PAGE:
Continue reading: 21 Grams Review

Traffic Review


Essential
How do you fight a war when the people that you love are the enemy? When the conflict is in your own neighborhood, or your own house? Such is the dilemma in the exceptional new film about the drug trade in the United States and Mexico, Traffic.

A harrowing and thought-provoking film, Traffic revolves around three intertwining stories of cops, thugs, victims, enforcers, politicians, and the judicial system. The film is based on a British Channel 4 miniseries called Traffik, which traced a drug route from Pakistan through Europe and to Great Britain. Laura Bickford, one of the producers for Traffic, was attracted to the original miniseries because of the intersecting stories, the social commentary on drug usage, and the implication of The System itself being the major perpetrator of drug addiction.

Continue reading: Traffic Review

The Way Of The Gun Review


Good
In case you're utterly dense and stupid (and some of my hate mail indicates that if you're reading this, you just might be), know that with a title like The Way of the Gun you are getting yourself into a very, very violent film. I do not mean a couple of cap guns and a blood pack under someone's shirt. I mean more shots fired per foot of film this side of a Rambo movie. Bring your earplugs.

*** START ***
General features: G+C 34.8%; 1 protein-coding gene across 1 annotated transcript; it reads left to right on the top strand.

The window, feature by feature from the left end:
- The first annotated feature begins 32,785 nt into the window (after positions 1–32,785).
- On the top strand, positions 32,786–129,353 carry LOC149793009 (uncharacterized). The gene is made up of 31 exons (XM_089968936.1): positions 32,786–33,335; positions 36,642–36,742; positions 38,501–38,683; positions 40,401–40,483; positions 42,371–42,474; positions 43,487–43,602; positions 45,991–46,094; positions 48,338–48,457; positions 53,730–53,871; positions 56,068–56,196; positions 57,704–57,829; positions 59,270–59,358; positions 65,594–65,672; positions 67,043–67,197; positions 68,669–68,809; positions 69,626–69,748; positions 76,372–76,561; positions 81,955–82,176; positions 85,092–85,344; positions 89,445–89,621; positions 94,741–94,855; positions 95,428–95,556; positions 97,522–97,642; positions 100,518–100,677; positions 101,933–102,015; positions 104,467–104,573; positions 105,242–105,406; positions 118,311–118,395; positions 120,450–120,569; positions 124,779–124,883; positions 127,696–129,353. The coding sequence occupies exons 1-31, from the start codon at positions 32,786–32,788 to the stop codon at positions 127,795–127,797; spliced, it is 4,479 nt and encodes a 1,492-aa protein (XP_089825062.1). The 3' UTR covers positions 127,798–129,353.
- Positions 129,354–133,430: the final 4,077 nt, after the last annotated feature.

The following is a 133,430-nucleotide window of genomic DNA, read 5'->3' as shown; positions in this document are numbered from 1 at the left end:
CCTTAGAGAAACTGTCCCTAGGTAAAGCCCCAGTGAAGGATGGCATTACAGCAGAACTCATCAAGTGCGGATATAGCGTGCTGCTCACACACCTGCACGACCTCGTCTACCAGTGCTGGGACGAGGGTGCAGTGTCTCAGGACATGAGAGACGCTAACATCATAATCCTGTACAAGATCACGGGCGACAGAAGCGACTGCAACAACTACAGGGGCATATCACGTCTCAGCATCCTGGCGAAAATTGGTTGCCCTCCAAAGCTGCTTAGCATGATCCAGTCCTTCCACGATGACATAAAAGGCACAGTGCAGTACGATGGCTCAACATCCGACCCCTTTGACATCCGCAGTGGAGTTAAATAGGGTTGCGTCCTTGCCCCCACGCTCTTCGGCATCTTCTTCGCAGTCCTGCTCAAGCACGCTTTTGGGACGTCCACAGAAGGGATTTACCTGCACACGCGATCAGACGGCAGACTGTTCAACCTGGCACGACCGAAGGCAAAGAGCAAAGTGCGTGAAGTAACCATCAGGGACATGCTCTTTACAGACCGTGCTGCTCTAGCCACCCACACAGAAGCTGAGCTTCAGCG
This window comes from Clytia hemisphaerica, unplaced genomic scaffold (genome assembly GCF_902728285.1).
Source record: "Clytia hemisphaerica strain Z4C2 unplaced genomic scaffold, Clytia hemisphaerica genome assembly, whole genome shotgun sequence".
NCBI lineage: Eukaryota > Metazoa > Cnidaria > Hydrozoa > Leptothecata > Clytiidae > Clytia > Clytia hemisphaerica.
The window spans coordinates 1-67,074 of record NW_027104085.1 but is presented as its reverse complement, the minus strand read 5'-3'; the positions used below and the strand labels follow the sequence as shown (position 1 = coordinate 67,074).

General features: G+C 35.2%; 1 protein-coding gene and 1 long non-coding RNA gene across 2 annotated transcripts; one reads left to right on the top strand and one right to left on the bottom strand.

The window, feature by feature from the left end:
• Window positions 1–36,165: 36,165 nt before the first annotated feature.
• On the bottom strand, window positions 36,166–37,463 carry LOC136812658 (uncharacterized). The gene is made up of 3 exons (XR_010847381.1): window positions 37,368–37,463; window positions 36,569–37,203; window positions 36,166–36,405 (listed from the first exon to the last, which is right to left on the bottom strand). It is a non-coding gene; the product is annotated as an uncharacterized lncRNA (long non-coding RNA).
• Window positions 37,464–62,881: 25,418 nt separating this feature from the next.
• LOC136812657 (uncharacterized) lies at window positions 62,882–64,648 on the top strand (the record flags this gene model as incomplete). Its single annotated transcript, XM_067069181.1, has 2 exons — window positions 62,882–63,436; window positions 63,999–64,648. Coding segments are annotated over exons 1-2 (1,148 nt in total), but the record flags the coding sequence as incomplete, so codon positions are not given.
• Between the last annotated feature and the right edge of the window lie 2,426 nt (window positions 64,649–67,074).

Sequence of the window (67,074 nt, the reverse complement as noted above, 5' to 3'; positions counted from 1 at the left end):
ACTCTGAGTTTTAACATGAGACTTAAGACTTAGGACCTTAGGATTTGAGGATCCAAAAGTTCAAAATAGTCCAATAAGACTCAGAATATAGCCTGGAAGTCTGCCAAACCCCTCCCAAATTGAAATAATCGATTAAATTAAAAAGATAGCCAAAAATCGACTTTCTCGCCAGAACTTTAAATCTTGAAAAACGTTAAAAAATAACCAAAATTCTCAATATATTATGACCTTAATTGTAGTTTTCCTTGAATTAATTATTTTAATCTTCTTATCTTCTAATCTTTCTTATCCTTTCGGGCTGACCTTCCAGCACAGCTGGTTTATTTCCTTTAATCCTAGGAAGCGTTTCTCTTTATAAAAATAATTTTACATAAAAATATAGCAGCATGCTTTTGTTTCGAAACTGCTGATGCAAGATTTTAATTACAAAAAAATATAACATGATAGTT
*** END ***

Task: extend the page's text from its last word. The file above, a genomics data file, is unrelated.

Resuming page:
This is not to say that violence can't be stylish or clever. Movies like Pulp Fiction have proven that a gun can be poetry. Or it can just be a gun. Writer/director Christopher McQuarrie (best known for writing The Usual Suspects; Gun is his directorial debut) has set out to make a Butch Cassidy and the Sundance Kid for the millennium. From its all-bad-guys cast (except for the girl) to the arch, black comedy to a south of the border shootout, the homage is pretty sincere. Too bad it didn't quite work out.

Continue reading: The Way Of The Gun Review

The Pledge Review


Excellent
An early note to parents with young, blonde daughters: Think twice about seeing The Pledge, and if you must go -- if you're eager to see Jack Nicholson give one of his best cinematic performances ever -- then take a Valium before entering the theater and practice saying, "This won't happen to my family! This won't happen to my family!"

From the opening shot, where we see the top of Nicholson's half-bald, hair-transplanted head, The Pledge is an exercise in stomaching an ugly truth. Body parts, pony-tailed girls splotched with blood and bruises -- this isn't a film about happy endings and human triumph. Suspected sex perverts lurk down every road in The Pledge, causing Nicholson's character, a retired homicide detective, so much angst that he becomes his own worst enemy.